How Do Chameleons Change Color?
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How Do Chameleons Change Color?

A closer inspection of the chameleon conjures up visions of a Jurassic animal. Its head bears a semblance to that of a dinosaur, a primordial appearance matched by its swaying trait. The lizard’s feet are similar to a parrot’s with two toes extending forward and three set backward. Facial or head adornments further make this reptile seem a living remnant of the Jurassic period. Some chameleon species sport horn-like head protrusions, making them look like tiny replicas of triceratops. Other chameleon species also sport conspicuous spikes on their bodies as an added deterrent to their predators.

Chameleon Color Change

Many believe that a chameleon changes its coloration for defensive purposes. This is only part of the story, however. This chameleon lizard’s color, to start with, is already adapted to the reptile’s environment. The green, red, yellow, brown colors to which they can adapt in an instant are same hues that can be found in their habitat.

It takes only about twenty seconds for this lizard to change its body color. The chameleon does this through special pigment cells called chromatopores in its body which receive brain signals to trigger a certain color change. These signals, however, are not triggered by the presence of predators. They occur as the chameleon’s response to light and temperature. The color change is also an indicator of the reptile’s mood or disposition.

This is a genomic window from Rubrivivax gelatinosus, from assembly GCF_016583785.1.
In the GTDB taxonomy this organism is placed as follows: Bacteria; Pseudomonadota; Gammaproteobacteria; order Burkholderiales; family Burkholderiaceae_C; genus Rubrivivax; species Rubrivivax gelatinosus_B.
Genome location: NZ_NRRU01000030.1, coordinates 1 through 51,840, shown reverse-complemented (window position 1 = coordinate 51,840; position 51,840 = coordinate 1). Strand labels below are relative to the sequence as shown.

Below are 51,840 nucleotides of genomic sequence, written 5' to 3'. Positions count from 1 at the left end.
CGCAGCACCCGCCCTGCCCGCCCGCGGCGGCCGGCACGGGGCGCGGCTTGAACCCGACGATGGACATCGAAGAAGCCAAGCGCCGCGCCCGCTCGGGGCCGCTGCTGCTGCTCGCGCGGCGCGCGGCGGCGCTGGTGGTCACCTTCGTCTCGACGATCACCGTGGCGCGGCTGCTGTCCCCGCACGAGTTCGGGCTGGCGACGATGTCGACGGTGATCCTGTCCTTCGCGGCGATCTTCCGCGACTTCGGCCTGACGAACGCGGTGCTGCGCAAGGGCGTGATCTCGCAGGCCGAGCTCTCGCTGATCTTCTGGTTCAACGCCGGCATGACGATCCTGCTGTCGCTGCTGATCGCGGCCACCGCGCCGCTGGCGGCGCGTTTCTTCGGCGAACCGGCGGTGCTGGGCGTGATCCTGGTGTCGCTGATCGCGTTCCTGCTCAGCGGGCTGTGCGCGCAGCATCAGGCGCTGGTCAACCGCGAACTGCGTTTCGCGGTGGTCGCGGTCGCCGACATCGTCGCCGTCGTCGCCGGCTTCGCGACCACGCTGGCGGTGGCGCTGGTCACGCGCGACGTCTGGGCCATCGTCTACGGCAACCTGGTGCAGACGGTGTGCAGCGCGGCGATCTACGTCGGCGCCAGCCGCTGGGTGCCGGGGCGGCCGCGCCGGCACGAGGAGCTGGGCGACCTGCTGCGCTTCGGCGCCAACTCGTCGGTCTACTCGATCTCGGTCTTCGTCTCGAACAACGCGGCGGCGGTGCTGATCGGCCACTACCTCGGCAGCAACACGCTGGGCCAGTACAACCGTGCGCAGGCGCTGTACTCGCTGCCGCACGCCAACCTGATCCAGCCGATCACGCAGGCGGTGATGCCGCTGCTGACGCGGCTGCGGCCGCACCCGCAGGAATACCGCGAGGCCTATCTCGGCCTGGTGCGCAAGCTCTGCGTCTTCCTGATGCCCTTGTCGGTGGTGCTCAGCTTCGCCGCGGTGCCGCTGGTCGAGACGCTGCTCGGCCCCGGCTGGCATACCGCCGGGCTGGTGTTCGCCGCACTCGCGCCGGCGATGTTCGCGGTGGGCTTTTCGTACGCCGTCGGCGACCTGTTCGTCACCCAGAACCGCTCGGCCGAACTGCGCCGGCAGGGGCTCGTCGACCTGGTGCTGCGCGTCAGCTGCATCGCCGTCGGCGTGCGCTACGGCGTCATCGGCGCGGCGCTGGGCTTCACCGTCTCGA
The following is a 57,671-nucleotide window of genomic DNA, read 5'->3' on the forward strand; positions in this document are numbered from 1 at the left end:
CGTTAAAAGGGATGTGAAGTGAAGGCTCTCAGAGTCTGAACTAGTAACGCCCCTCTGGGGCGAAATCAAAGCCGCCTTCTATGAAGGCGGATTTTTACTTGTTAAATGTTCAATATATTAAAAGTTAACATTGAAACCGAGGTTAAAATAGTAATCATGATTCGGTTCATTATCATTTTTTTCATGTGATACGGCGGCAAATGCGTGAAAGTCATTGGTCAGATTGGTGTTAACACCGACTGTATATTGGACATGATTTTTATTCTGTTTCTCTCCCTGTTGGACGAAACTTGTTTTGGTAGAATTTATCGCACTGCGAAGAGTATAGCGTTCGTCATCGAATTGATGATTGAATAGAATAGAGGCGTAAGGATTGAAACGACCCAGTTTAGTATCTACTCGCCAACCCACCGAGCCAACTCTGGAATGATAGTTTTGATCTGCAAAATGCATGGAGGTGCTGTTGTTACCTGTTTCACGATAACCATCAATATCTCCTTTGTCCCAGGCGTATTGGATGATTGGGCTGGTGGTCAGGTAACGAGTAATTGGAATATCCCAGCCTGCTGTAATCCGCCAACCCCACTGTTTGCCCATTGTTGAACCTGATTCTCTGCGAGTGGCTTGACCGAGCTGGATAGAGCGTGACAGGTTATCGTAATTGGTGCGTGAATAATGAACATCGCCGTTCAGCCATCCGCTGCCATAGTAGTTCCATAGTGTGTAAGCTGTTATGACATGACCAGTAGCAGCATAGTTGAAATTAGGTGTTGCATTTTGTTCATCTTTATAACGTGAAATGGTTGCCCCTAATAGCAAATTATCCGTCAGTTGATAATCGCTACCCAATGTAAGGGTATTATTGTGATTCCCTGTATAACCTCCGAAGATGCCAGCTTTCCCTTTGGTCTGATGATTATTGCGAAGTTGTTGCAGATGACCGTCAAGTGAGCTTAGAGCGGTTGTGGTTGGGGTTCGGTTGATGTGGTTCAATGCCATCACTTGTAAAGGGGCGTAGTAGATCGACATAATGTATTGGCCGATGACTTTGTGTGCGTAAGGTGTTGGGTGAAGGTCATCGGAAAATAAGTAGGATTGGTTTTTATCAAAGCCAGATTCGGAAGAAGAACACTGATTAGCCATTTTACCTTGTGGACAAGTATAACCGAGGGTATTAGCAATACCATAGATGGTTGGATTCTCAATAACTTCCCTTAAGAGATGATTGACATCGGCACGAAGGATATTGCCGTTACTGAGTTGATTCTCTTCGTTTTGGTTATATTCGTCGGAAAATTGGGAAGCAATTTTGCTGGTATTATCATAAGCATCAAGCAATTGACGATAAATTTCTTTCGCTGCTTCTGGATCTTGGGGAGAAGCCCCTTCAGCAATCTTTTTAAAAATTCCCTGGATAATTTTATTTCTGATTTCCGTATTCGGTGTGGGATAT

Studies show, for instance, that chameleons adapting darker colors are aggressive. A shift to green by a brown chameleon may be telling the pet’s owner that it is cold. Males sporting flashy colors are likely to be communicating that they’re looking for a mate. Understanding chameleon color change signals would help pet owners in providing the necessary care for these unique reptiles.

Other Striking Features of Chameleon

Such oddities as a chameleon color change whet the interest of most hobbyists and pet owners. This type of lizard counts among the disguise artists of the animal world. For this very reason, the chameleon is a popular choice among lovers of exotic animals.

In addition to their ability to change the hues of their skin in an instant, this lizard has many other distinctive traits that shape them up as interesting pets to keep. Its eyes provide another distinct characteristic. The socket of their eyes can be rotated three hundred sixty degrees. This characteristic is a natural adaptation that allows this arboreal reptile to closely monitor its monitor its environment for predator or prey. The left eye, for instance, can be focused at the back, while the right is trained in front of the lizard. Its field of vision can therefore be greatly enhanced, moving instantly in different directions.

The chameleon’s tongue is another source of fascination. Compared to other creatures of the wild, this reptile’s tongue is incredibly long, and measures equivalent to about one and half the length of its body. This too is an adaptation to enable the lizard to catch its prey, mostly elusive, flying insects that abound in the chameleon’s forest-canopy habitat.

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